SAMNet subscription service,
as well as through a free application for iOS devices entitled
iBlink radio is the first blindness-specific app for iOS devices, and it provides access to a wide variety of content by and for the blind community.
Michael Lauf, Serotek’s content director, and the host of weekly podcasts
will be presenting at the conference on several topics. These include using iBlink Radio to reach existing and new listeners, saving money by negating the need to purchase radios, using the internet and social networking to expand coverage areas, making quality readings available so patrons can listen at times convenient for them, recruiting volunteer readers, increasing funding through donations, and real time engagement of audiences by taking questions during live and pre-recorded events.
“I’m honored to have been invited to present at this year’s event”, said Lauf. For Serotek and IAAIS, the mission is very much the same. We both understand the importance of having access to a wide variety of information, and we both provide that in a way which is comfortable for everyone to access.”
In addition to participating in this year’s conference, Serotek has offered its weekly podcasts for syndication by IAAIS members. The podcast, which provides access to the latest mainstream and assistive technology news, has already been chosen for syndication by
Houston Taping for the Blind,
and is expected to be syndicated by other Radio Reading Services in the near future. “Syndication is a very exciting step for us”, said Joe Steinkamp, producer of the podcast. “With
we wanted to educate people about technology, and demonstrate that it’s not just for geeks. There’s a lot of technology out there that would truly make people’s lives easier if they knew about it, and could make decisions about what works best for them. Now that the podcast is in syndication, we can reach a much wider audience who may not have been able to access this type of information any other way.” With the podcast in syndication, Serotek and IAIIS can partner to identify informational needs among the audiences of specific IAIIS members, and create content beneficial to those groups.
For more information about Serotek Corporation, visit
For more information about The International Association of Audio Information Services, visit
Serotek Corporation is a leading technology company that develops software and manufactures accessibility solutions under the System Access brand. Committed to the mission of providing accessibility anywhere, Serotek began with the launch of the first online community specifically designed to meet the needs of people with visual impairment. Since then, Serotek has introduced several powerful, affordable solutions that require minimal training and investment. For more information, visit
Friday, April 1, 2011
April 1st 2011
Serotek, the leading provider of Internet and digital information accessibility software and services, today announced its entrance in to the notetaker market with a product simply named the GTO. The GTO, originally code-named Project Doorstop, aims to resurrect previously existing technology for a second chance at life.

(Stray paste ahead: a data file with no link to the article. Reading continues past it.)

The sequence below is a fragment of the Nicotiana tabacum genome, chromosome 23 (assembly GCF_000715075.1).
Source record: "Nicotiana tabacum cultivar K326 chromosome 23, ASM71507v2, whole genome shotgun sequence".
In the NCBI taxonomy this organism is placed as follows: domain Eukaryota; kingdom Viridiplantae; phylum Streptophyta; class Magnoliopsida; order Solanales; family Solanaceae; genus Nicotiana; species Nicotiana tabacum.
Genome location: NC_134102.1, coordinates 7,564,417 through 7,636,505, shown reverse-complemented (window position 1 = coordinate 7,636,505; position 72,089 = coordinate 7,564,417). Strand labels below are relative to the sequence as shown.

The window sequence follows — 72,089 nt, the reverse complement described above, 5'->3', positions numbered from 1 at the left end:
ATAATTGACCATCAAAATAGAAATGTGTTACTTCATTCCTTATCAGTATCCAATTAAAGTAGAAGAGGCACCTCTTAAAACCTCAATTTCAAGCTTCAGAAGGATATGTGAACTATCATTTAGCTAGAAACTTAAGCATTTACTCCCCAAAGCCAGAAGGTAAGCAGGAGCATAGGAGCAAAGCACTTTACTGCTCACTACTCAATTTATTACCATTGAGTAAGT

“So many people believe that innovation is about doing something that’s never been done before,”, said Hugh Morris, product manager for the GTO. One thing that hasn’t been done nearly enough is to take seemingly obsolete technology and combine it in new, and perhaps ludicrous ways.” That’s exactly what we’ve done with the GTO. Morris went on to say that though the cost of manufacturing the GTO is extremely low because no one else in the market has use for its parts, consumers will not benefit from this cost reduction. “We’ve spent 3 weeks in hard-core development and testing with this product. We tested it until we got tired of doing so. All that hard work costs the company money, and we’re going to pass that cost along to the consumer tenfold. We’re going to make consumers pay … and pay … and pay!” Mr. Morris then begin cackling maniacally and was unavailable for further comment.
We spoke with Rusty Mettles, lead developer for GTO, to learn more on how the product came about. “I had this closet full of stuff,”, said Mettles. “My mom was going to make me throw it out, and it was in that moment of desperation that I came up with the idea of the GTO. I love the sound of a 14.4KBPS modem connecting, and I didn’t want others to miss out on that beautiful sound. I remember composing research papers using WordPerfect 5.1, and I don’t understand why technology like this has fallen by the wayside. The GTO was my chance to bring it back.”
The GTO already works with several formats familiar to seasoned tech enthusiasts, and boasts specs on par with many previously released devices.
The GTO runs on RISC processors gathered from gently used Game Boy units. This will allow you to play many legacy games that may or may not be accessible.
The unit supports several external storage formats including but not limited to: 3.5 and 5 ¼ inch Floppy drives, bubble memory and tape backup. The unit's internal memory is a roomy 640K, which ought to be enough for anybody. The US Robotics 14.4KBPS modem works on any existing phone line and will connect to any dial up service using the included ProComm Plus software. Telix software is available for an additional fee. Serotek continues to applaud Apple's accessibility efforts, so the Echo 2 synthesizer was the logical choice for text-to-speech on the GTO. Everything about this unit is built to offer consumer choice, so the unit will support 6 popular versions of DOS. We know many out there are tired of having to deal with messy graphics. This way we ensure that almost everything is text-based.
Input on the unit is accomplished through Morse code. Blind ham radio enthusiasts will be ecstatic about this innovation, and those who don't know Morse code should have learned it long since, and will no longer have an excuse to put off acquiring this skill.